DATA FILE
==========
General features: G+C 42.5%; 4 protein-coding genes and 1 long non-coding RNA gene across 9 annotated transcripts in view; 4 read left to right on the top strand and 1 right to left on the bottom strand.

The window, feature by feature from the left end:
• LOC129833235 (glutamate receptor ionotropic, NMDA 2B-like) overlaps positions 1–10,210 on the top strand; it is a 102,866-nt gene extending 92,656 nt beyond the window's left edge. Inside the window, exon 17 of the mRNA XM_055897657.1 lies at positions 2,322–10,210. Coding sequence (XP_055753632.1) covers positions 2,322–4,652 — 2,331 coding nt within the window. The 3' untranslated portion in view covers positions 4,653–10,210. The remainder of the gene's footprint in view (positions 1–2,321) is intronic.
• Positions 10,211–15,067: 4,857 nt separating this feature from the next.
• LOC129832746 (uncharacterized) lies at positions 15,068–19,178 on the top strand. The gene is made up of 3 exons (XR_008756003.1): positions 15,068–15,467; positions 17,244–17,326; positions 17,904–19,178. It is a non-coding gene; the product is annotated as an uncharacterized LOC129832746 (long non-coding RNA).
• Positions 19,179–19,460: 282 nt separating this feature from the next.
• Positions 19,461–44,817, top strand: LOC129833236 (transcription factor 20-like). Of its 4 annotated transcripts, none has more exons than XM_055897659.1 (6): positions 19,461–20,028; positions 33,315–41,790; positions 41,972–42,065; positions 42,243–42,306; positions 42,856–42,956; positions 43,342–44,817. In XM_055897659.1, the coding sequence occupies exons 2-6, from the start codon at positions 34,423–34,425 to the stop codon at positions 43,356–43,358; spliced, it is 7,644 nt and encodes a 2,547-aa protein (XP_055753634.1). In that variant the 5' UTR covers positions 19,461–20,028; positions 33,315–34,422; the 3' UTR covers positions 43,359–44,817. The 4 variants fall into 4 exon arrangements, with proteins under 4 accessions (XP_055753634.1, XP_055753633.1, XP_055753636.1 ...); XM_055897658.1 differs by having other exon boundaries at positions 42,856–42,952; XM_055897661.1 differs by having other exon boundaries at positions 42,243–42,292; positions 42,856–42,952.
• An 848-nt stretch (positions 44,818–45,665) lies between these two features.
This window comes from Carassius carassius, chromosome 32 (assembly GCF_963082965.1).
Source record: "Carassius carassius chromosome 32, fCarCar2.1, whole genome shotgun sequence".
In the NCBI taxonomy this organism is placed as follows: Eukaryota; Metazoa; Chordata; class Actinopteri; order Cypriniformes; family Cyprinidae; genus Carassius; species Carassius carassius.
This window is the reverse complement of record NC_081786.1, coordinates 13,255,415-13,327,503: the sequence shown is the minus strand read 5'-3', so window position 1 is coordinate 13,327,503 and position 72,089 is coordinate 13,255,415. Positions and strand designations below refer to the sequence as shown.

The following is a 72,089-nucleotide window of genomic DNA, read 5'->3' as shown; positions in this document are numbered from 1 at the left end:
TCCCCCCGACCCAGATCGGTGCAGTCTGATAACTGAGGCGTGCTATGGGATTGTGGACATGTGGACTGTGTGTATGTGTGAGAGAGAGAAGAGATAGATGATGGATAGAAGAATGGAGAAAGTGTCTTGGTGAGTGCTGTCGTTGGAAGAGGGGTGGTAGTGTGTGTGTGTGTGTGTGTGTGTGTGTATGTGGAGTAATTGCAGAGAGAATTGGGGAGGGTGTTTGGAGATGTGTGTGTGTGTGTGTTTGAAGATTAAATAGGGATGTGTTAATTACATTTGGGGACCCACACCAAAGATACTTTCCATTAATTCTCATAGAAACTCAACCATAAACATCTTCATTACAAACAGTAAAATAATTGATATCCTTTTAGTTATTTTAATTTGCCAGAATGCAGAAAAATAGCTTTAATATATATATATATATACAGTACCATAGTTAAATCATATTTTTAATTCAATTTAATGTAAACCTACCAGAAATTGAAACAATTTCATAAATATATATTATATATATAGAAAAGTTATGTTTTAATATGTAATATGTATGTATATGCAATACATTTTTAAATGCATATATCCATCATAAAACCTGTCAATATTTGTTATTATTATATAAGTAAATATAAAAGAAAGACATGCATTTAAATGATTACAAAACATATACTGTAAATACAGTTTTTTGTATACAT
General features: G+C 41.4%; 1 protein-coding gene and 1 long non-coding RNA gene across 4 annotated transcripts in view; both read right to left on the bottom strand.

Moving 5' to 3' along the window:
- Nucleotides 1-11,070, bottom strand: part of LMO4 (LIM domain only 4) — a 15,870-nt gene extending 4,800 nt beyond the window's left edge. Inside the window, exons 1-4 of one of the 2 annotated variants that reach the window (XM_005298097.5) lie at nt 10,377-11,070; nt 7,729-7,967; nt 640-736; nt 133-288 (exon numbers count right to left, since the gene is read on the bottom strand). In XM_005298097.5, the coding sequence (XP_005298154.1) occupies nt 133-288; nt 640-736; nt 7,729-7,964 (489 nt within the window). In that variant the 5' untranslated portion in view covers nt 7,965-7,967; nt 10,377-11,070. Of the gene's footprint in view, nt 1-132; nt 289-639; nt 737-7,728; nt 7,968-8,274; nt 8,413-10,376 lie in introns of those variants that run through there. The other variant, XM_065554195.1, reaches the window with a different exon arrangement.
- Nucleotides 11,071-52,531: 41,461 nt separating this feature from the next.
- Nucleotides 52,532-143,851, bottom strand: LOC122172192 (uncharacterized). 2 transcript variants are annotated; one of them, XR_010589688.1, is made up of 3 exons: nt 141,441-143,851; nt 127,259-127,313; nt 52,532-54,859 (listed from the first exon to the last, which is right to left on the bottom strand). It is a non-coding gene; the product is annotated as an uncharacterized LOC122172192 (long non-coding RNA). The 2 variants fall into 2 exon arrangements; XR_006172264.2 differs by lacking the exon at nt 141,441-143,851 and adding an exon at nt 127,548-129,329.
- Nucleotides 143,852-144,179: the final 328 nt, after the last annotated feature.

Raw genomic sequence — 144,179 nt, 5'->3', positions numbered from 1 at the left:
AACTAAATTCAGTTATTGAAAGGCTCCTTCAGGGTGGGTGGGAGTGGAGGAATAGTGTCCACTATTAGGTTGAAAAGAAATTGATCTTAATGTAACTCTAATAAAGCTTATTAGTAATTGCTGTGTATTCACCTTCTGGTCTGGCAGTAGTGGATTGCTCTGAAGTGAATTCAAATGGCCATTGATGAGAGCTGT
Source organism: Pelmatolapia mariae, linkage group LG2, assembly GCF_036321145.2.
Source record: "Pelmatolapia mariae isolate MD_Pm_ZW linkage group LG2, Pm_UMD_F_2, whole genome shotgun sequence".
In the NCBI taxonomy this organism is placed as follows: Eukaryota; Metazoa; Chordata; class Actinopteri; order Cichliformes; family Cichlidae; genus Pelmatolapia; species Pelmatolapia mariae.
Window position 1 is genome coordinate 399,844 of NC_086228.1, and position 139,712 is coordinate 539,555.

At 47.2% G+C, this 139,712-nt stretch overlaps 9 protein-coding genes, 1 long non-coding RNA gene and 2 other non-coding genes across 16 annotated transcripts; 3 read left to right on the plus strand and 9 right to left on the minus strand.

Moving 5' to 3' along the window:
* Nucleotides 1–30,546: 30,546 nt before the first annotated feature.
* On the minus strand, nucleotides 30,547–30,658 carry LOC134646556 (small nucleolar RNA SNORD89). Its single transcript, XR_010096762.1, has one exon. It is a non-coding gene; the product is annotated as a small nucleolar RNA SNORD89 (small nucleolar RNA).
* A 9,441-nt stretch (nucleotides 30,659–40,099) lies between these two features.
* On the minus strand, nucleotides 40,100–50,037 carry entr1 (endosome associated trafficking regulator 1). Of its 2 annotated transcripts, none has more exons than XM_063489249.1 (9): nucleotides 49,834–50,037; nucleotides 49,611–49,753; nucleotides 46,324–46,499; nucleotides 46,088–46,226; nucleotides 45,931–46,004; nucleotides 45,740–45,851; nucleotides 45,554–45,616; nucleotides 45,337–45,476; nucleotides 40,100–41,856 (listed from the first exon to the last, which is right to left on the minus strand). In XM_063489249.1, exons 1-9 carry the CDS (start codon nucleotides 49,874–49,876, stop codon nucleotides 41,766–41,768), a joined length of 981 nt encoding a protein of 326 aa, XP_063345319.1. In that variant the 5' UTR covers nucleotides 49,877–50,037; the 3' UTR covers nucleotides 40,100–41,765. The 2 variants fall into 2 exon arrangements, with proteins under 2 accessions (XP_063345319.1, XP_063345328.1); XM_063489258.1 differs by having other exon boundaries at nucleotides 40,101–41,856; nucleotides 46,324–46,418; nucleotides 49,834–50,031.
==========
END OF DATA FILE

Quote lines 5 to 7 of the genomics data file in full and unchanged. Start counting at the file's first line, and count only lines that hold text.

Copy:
• LOC129832746 (uncharacterized) lies at positions 15,068–19,178 on the top strand. The gene is made up of 3 exons (XR_008756003.1): positions 15,068–15,467; positions 17,244–17,326; positions 17,904–19,178. It is a non-coding gene; the product is annotated as an uncharacterized LOC129832746 (long non-coding RNA).
• Positions 19,179–19,460: 282 nt separating this feature from the next.
• Positions 19,461–44,817, top strand: LOC129833236 (transcription factor 20-like). Of its 4 annotated transcripts, none has more exons than XM_055897659.1 (6): positions 19,461–20,028; positions 33,315–41,790; positions 41,972–42,065; positions 42,243–42,306; positions 42,856–42,956; positions 43,342–44,817. In XM_055897659.1, the coding sequence occupies exons 2-6, from the start codon at positions 34,423–34,425 to the stop codon at positions 43,356–43,358; spliced, it is 7,644 nt and encodes a 2,547-aa protein (XP_055753634.1). In that variant the 5' UTR covers positions 19,461–20,028; positions 33,315–34,422; the 3' UTR covers positions 43,359–44,817. The 4 variants fall into 4 exon arrangements, with proteins under 4 accessions (XP_055753634.1, XP_055753633.1, XP_055753636.1 ...); XM_055897658.1 differs by having other exon boundaries at positions 42,856–42,952; XM_055897661.1 differs by having other exon boundaries at positions 42,243–42,292; positions 42,856–42,952.